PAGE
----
Uganda's Museveni praises Kenya for rejecting ICC 'blackmail'

Ugandan President Yoweri Museveni congratulated Kenyans Tuesday for voting in Uhuru Kenyatta as Kenya's fourth president in defiance of his looming international trial for crimes against humanity.

"I want to salute the Kenyan voters on...the rejection of the blackmail by the International Criminal Court (ICC) and those who seek to abuse this institution for their own agenda," he said at a speech following Kenyatta's taking of the the oath of office.

Both Kenyatta and Vice President William Ruto both face trial at The Hague-based ICC for crimes against humanity for their alleged roles in orchestrating ethnic killings and widespread violence that followed 2007 polls.

More than 1,100 people were murdered and several hundred thousand forced to flee their homes.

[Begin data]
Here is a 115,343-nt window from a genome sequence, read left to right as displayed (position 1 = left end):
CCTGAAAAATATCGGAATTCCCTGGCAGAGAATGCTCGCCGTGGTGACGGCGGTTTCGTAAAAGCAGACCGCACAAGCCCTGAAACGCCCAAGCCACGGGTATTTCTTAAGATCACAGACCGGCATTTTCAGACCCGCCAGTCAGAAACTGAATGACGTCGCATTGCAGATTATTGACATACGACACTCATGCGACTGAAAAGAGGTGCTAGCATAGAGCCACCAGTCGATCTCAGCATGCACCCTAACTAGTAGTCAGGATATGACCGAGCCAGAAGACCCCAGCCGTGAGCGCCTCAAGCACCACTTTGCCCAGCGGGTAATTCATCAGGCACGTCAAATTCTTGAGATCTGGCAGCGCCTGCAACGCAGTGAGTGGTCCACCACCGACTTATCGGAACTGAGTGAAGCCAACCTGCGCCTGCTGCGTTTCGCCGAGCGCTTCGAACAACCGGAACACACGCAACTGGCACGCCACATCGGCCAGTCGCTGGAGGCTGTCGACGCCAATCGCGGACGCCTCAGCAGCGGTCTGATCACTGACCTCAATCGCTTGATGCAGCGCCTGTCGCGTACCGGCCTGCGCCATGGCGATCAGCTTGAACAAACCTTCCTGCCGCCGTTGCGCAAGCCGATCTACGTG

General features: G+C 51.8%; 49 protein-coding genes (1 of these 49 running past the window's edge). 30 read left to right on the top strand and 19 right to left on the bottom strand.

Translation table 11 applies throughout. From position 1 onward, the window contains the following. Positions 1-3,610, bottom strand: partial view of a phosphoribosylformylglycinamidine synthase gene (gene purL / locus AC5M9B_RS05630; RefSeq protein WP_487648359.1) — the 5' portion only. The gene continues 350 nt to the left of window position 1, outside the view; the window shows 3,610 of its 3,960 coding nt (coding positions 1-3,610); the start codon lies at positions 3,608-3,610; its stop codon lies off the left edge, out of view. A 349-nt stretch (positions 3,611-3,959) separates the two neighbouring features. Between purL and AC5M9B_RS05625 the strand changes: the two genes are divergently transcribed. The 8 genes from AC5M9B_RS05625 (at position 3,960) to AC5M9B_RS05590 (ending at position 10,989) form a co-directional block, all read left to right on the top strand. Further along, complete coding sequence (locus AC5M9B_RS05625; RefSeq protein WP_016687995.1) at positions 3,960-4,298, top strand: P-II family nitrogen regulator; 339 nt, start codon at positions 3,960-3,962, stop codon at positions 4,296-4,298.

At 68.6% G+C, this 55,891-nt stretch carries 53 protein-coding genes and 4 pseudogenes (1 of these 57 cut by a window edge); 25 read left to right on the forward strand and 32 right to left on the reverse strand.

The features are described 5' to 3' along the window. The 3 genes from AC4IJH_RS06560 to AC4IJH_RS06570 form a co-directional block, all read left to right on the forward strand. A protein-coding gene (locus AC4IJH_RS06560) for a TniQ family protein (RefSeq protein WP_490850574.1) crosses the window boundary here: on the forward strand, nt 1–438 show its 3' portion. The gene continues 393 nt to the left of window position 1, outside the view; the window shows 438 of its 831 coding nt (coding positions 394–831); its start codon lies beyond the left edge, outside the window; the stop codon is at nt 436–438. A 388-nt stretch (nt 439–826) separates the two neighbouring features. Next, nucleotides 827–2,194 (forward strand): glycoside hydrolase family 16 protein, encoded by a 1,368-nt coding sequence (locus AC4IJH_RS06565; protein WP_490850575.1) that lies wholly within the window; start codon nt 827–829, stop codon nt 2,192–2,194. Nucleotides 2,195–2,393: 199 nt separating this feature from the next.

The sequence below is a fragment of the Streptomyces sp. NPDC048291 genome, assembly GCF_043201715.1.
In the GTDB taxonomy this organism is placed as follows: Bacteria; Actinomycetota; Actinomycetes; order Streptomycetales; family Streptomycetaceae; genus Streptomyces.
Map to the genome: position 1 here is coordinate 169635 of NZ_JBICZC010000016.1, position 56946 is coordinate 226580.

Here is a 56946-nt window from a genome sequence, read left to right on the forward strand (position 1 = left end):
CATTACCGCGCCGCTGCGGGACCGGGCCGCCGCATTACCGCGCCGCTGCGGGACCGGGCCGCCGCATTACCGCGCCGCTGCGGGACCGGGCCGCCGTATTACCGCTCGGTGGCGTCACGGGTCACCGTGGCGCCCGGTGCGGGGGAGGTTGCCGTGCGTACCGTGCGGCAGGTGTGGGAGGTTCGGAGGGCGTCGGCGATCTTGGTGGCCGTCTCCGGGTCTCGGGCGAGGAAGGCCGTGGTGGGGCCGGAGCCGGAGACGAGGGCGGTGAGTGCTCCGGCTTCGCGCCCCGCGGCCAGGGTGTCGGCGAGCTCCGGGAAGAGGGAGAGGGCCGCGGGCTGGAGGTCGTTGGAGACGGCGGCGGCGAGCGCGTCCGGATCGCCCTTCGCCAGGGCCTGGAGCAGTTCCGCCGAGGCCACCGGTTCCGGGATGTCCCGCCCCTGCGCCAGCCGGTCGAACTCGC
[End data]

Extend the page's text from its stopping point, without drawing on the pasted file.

Both Kenyatta and Ruto have rejected all charges but have said they will cooperate with the ICC.

"I was one of those that supported the ICC because I abhor impunity," Museveni added, who said he was speaking on behalf of African leaders at Kenyatta's swearing-in ceremony in a crowded football stadium.

"However the usual opiniated and arrogant actors using their careless and shallow analysis have now distorted the purpose of that institution. They are now using it to install leaders of their choice in Africa and eliminate the ones they do not like."

He said the violence in 2007 was "regrettable and must be condemned", but said that a "legalistic process, especially an external one, however cannot address those events".

Top leaders of Uganda's Lord's Resistance Army (LRA) rebels, fighting in the Central African Republic, South Sudan, Sudan, and the Democratic Republic of Congo, also face trial at the ICC.

But Museveni said that Uganda had referred rebel chief Joseph Kony "to the ICC because he was operating outside of Uganda. Otherwise we would have handled him ourselves."